In the three appellants' individual cases, the government filed a pre-trial motion in limine to preclude the defendant from introducing evidence in support of a defense of necessity or other justification defense at trial, unless he made a prima facie showing that he satisfied the legal requirements to raise such a defense. According to the government, the defendants could establish neither that they faced an imminent threat nor that they had availed themselves of all reasonable legal alternatives. The appellants, all white inmates, filed responses and offers of proof in which they complained about the manner in which USP-Marion officials administered the prison, including prison officials' refusal to maintain racially segregated housing units, and about previous racially motivated incidents of violence at USP-Marion. Tokash further proffered that other inmates at USP-Marion would testify that "it was generally believed by inmates that appeals to the Prison Administration regarding threats made and dangerous persons would have been futile." The defendants further filed motions for subpoenas duces tecum in order to procure Bureau of Prisons documents that they speculated would help establish their theory that racial tension so permeated USP-Marion that they had no choice other than to violate the law by arming themselves. In addition, the defendants sought deposition testimony from other inmates in support of their allegations regarding the racially charged atmosphere at USP-Marion.

The trial judge, accepting the facts in the offers of proof as true, agreed with the government that the appellants alleged only a generalized fear of attack by some unknown or unspecified assailant at some unknown time in the future, and that such allegations were legally insufficient to support a necessity or other justification defense. The trial judge further noted that the appellants failed to avail themselves of available legal alternatives prior to arming themselves. Thus the trial judge granted the government's motions in limine to preclude evidence or argument regarding a necessity or other justification defense. After ruling in favor of the government on its motions in limine, the trial judge went on to deny the defendants' motions for depositions and subpoenas duces tecum, ruling that the information the defendants sought was not relevant because the defendants were precluded from introducing evidence regarding a necessity or duress defense.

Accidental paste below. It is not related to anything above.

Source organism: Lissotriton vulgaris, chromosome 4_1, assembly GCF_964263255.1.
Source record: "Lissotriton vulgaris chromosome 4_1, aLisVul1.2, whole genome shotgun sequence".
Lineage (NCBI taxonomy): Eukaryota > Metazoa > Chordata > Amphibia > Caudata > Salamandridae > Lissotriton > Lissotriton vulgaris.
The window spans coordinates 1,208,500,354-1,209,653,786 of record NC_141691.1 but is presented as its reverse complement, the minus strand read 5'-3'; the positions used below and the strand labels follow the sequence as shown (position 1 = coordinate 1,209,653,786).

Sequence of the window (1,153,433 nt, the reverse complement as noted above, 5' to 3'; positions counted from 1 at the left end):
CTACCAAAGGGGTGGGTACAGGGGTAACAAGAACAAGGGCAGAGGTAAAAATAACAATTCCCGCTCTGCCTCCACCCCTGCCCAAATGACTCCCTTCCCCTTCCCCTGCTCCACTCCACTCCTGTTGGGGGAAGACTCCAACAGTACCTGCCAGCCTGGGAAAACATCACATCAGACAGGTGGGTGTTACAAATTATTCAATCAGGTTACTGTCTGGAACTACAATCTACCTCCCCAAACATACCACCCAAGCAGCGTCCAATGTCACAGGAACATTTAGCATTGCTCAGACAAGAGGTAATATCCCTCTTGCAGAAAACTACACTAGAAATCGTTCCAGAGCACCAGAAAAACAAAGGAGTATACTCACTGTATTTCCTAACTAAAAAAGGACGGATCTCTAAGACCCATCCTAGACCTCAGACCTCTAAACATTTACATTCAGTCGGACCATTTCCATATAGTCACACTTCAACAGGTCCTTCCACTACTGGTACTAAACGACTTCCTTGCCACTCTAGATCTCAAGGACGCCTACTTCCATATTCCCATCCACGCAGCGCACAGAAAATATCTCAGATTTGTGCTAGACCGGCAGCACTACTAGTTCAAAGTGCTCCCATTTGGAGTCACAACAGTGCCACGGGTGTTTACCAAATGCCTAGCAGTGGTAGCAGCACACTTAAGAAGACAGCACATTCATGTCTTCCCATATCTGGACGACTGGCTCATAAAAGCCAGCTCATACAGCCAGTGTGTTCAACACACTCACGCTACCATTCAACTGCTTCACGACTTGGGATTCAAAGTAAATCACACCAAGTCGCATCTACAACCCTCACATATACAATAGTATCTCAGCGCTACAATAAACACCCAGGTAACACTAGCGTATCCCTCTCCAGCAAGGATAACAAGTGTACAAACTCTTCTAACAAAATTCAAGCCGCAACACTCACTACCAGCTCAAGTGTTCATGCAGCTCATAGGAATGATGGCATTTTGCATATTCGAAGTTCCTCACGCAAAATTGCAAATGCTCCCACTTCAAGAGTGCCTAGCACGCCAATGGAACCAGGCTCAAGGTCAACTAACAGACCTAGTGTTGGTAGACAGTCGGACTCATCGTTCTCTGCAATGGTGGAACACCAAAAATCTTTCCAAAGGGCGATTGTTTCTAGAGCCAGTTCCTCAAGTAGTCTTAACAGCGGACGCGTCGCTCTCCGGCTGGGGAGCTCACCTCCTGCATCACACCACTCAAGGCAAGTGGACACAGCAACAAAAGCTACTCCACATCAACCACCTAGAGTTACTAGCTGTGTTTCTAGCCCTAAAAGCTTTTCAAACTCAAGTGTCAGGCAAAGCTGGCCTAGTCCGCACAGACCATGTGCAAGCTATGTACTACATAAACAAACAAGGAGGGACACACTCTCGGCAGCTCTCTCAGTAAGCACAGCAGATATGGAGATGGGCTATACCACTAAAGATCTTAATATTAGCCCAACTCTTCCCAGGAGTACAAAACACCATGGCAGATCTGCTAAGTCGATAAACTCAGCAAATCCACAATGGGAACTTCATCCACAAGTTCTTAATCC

In separate trials, juries convicted all three defendants on all counts, except that a jury failed to convict Kolb on the second count of unlawfully possessing a weapon in a federal prison arising from the knife found in his cell on October 5, 1999. The defendants-appellants appeal.

II. Issues

Appellants contend that the trial judge committed error in granting the government's motions in limine, raising several arguments in support. Initially, the appellants argue that the trial judge erred in granting the motions in limine because a motion in limine was not the proper mechanism for the government to challenge the legal sufficiency of their proposed defenses and, as such, the court's order violated their rights to trial before a jury. Next, appellants argue that the trial judge erred in precluding them from advancing their necessity defenses at trial, contending both that the judge erred in requiring them to demonstrate that they faced an imminent threat and that, when taken as true, their offers of proof did demonstrate that they availed themselves of all reasonable legal alternatives prior to arming themselves. Finally, appellants contend that the trial court erred in preventing them from taking the depositions of other inmates regarding conditions at USP-Marion.

III. Analysis

A. Standards of ...